According to previous announcement, the Harvard University Base Ball Club, of Cambridge, and the Union, of this city, met yesterday afternoon on the St. Louis base ball park. Owing to some misunderstanding between the two clubs in regard to the time when the game was to be called, the members of the Union did not arrive on the field until 4 o'clock. Unluckily the Harvards had arranged to leave on the 5:15 train for Chicago. This of course made the proposed game short, only one inning being terminated.-Missouri Republican, July 24, 1870
The game was called at 4:10 by the favorite umpire, Mr. W. Kennon, of the Olympic Base Ball Club, of Carondelet. His fame in the position of umpire is well known. During his short term of office yesterday, he acquitted himself in his usual creditable manner.
The Unions winning the toss, went to the field; the Harvards the "bat."
Harvards. - Eustis, on a low grounder made his first. Wells out on first by Easton, assisted by Greenleaf. Prim got his base on called balls. Eustis came home on a passed ball by W. Wolf. Prim stole home on a passed ball. Bush attempted to steal home but was put out at the "plate" by Turner. Austin Smith and Willard scored each a run. White was put out on first, closing the inning with a total score of 5 runs.
Union - Turner took his base on called balls. Gorman knocked a low one to second base, which was held and then thrown to first, putting Turner and Gorman both out, by this beautiful, but easy and mechanical double play of the Harvards. Easton got his first on a swift grounder to centre. Stansberry out on first, leaving Easton on second and adding the last 0 for a white-wash; terminating the first inning with a score of 5 to 0 in favor of the Harvards.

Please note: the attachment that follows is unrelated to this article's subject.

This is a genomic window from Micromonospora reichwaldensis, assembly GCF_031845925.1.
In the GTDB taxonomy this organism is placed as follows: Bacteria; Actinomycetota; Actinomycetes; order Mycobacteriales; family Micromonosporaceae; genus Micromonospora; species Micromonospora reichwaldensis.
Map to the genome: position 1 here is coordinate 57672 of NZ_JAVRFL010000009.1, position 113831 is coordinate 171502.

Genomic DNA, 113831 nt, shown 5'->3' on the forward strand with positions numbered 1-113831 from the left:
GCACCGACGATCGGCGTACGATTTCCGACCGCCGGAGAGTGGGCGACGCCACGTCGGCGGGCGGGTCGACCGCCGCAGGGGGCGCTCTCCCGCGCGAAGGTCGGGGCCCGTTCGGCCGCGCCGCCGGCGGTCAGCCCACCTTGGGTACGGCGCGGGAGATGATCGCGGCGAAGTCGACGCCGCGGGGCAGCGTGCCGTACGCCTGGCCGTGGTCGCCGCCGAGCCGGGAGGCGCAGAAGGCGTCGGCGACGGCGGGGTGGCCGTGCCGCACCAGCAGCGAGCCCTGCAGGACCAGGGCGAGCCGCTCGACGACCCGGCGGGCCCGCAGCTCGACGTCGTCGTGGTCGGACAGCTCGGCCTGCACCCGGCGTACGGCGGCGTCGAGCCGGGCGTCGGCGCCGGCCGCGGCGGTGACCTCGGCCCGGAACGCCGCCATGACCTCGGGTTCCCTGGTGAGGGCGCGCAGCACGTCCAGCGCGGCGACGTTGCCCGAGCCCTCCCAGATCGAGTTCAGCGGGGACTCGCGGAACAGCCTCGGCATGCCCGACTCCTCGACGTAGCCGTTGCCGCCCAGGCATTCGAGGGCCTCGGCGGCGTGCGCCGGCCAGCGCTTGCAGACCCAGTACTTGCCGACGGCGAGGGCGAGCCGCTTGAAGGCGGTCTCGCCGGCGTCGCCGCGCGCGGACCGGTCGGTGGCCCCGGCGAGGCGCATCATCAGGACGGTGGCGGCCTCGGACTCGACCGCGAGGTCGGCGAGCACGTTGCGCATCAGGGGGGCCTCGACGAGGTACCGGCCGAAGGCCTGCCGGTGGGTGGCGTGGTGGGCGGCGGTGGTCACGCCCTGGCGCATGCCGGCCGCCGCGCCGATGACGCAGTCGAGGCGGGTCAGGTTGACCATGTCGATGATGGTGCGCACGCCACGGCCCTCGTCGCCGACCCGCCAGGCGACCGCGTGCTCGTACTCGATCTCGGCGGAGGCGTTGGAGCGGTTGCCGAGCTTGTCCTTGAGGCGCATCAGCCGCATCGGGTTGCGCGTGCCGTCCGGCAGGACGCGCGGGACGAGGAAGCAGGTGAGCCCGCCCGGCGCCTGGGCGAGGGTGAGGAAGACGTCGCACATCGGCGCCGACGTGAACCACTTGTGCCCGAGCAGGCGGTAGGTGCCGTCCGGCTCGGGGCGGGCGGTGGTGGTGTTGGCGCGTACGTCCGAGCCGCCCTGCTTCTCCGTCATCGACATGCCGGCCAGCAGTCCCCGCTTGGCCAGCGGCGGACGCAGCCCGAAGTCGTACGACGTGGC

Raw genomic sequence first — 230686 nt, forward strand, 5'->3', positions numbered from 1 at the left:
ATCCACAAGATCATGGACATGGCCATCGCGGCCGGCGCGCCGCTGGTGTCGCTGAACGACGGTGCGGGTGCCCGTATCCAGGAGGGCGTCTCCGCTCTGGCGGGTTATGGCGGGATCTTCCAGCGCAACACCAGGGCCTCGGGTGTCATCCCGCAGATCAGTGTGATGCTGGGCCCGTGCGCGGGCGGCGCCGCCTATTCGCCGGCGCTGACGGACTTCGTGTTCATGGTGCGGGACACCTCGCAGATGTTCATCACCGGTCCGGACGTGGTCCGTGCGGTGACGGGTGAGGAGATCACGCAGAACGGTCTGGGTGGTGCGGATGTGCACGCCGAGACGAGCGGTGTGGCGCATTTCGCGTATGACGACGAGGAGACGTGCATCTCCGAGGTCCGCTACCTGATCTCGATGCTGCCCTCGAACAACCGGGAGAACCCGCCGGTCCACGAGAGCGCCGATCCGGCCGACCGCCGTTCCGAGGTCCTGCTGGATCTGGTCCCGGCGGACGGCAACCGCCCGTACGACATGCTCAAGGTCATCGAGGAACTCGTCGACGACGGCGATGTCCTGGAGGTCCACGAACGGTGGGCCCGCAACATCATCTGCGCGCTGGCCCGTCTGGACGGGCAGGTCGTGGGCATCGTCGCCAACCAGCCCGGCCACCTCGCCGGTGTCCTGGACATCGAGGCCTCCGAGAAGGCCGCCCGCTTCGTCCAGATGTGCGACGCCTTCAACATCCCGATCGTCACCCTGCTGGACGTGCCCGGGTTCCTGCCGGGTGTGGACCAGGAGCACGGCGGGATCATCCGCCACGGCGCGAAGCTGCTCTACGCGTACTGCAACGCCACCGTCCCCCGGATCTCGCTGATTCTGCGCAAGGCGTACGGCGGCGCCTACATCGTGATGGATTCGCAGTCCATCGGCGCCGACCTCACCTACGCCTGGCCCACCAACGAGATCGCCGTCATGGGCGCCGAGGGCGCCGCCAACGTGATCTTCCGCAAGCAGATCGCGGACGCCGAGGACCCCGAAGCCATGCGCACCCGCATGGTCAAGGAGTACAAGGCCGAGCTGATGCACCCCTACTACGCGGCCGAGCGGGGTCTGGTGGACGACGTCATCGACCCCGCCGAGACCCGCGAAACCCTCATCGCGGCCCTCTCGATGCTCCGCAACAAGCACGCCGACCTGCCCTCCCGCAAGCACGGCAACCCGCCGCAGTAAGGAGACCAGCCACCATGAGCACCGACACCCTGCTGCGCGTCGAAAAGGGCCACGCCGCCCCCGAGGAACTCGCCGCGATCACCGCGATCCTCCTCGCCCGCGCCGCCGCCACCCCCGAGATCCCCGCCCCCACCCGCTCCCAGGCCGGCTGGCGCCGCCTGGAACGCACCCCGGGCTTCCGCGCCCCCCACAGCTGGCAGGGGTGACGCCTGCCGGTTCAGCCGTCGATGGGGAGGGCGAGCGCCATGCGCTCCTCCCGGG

The inning was not completed on account of the hastened departure of the Harvards. The Harvards had 9 runs with two men out and two on bases, when the captain of their nine called them from the field, thus ending the game.
It might be well to state, that unless five innings are played the game cannot be called a match, hence we omit the base ball order of the score, it being enough that the game was entirely under control of the Harvards, they using their opponents to suit themselves.
The crowd being a little displeased at the sudden termination of the game, Clay Sexton, assisted by some members of the Empire club, made up a picked nine, composed of the best players on the ground, including, we believe, some members of the Lone Star B.B.C. of New Orleans. The bat thrown down by the Harvards was taken up by this undaunted picked nine, and the Union found in them some true base ball metal. This impromptu match was quite interesting and the spectators were highly pleased with it.
So let's just say that I was right all along. Harvard did not technically play a baseball game in St. Louis in 1870. The whole thing, if you ask me, was fubar from beginning to end.
The Lone Stars, if you were wondering, were in town to play the Empires and the Unions.